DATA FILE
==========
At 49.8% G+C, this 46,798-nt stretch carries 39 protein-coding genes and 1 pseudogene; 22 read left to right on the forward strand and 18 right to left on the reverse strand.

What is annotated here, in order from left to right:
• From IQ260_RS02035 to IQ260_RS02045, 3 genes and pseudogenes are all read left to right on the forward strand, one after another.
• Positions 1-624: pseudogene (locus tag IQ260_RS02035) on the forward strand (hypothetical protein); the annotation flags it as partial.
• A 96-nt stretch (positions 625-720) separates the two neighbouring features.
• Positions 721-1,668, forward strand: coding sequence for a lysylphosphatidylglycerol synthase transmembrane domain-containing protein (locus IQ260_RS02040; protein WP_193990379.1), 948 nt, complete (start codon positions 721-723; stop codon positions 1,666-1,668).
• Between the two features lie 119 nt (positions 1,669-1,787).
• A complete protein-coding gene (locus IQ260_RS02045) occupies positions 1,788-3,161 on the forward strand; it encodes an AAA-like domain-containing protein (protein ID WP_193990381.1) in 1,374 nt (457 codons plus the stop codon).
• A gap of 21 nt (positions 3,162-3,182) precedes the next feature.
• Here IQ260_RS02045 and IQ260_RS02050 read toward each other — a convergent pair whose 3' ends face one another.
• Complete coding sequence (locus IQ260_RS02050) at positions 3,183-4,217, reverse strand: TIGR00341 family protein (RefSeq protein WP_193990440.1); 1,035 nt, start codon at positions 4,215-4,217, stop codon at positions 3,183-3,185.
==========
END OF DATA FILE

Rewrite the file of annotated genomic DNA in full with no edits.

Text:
At 49.8% G+C, this 46,798-nt stretch carries 39 protein-coding genes and 1 pseudogene; 22 read left to right on the forward strand and 18 right to left on the reverse strand.

What is annotated here, in order from left to right:
• From IQ260_RS02035 to IQ260_RS02045, 3 genes and pseudogenes are all read left to right on the forward strand, one after another.
• Positions 1-624: pseudogene (locus tag IQ260_RS02035) on the forward strand (hypothetical protein); the annotation flags it as partial.
• A 96-nt stretch (positions 625-720) separates the two neighbouring features.
• Positions 721-1,668, forward strand: coding sequence for a lysylphosphatidylglycerol synthase transmembrane domain-containing protein (locus IQ260_RS02040; protein WP_193990379.1), 948 nt, complete (start codon positions 721-723; stop codon positions 1,666-1,668).
• Between the two features lie 119 nt (positions 1,669-1,787).
• A complete protein-coding gene (locus IQ260_RS02045) occupies positions 1,788-3,161 on the forward strand; it encodes an AAA-like domain-containing protein (protein ID WP_193990381.1) in 1,374 nt (457 codons plus the stop codon).
• A gap of 21 nt (positions 3,162-3,182) precedes the next feature.
• Here IQ260_RS02045 and IQ260_RS02050 read toward each other — a convergent pair whose 3' ends face one another.
• Complete coding sequence (locus IQ260_RS02050) at positions 3,183-4,217, reverse strand: TIGR00341 family protein (RefSeq protein WP_193990440.1); 1,035 nt, start codon at positions 4,215-4,217, stop codon at positions 3,183-3,185.